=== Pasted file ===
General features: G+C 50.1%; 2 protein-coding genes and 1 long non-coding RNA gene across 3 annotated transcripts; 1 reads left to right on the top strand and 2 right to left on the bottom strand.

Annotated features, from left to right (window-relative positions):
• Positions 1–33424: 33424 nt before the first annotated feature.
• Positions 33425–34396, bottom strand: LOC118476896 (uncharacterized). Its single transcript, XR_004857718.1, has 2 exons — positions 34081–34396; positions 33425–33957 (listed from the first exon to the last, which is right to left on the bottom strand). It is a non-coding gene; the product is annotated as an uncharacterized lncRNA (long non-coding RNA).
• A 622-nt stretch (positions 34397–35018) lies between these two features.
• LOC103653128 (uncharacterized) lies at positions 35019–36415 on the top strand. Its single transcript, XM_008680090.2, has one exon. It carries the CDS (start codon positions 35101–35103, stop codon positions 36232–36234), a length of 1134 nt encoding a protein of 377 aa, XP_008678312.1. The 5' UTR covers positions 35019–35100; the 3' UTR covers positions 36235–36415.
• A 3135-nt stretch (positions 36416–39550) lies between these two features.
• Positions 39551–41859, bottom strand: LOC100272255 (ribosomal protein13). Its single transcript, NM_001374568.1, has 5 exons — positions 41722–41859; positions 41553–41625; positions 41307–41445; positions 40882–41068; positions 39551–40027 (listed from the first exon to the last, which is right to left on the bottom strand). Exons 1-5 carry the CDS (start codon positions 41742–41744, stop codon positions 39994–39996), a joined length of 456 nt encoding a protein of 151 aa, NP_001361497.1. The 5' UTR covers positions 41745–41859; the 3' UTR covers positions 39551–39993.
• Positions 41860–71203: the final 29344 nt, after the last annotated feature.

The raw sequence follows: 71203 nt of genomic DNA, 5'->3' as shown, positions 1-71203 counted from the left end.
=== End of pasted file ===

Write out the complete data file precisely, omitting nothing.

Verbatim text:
General features: G+C 50.1%; 2 protein-coding genes and 1 long non-coding RNA gene across 3 annotated transcripts; 1 reads left to right on the top strand and 2 right to left on the bottom strand.

Annotated features, from left to right (window-relative positions):
• Positions 1–33424: 33424 nt before the first annotated feature.
• Positions 33425–34396, bottom strand: LOC118476896 (uncharacterized). Its single transcript, XR_004857718.1, has 2 exons — positions 34081–34396; positions 33425–33957 (listed from the first exon to the last, which is right to left on the bottom strand). It is a non-coding gene; the product is annotated as an uncharacterized lncRNA (long non-coding RNA).
• A 622-nt stretch (positions 34397–35018) lies between these two features.
• LOC103653128 (uncharacterized) lies at positions 35019–36415 on the top strand. Its single transcript, XM_008680090.2, has one exon. It carries the CDS (start codon positions 35101–35103, stop codon positions 36232–36234), a length of 1134 nt encoding a protein of 377 aa, XP_008678312.1. The 5' UTR covers positions 35019–35100; the 3' UTR covers positions 36235–36415.
• A 3135-nt stretch (positions 36416–39550) lies between these two features.
• Positions 39551–41859, bottom strand: LOC100272255 (ribosomal protein13). Its single transcript, NM_001374568.1, has 5 exons — positions 41722–41859; positions 41553–41625; positions 41307–41445; positions 40882–41068; positions 39551–40027 (listed from the first exon to the last, which is right to left on the bottom strand). Exons 1-5 carry the CDS (start codon positions 41742–41744, stop codon positions 39994–39996), a joined length of 456 nt encoding a protein of 151 aa, NP_001361497.1. The 5' UTR covers positions 41745–41859; the 3' UTR covers positions 39551–39993.
• Positions 41860–71203: the final 29344 nt, after the last annotated feature.

The raw sequence follows: 71203 nt of genomic DNA, 5'->3' as shown, positions 1-71203 counted from the left end.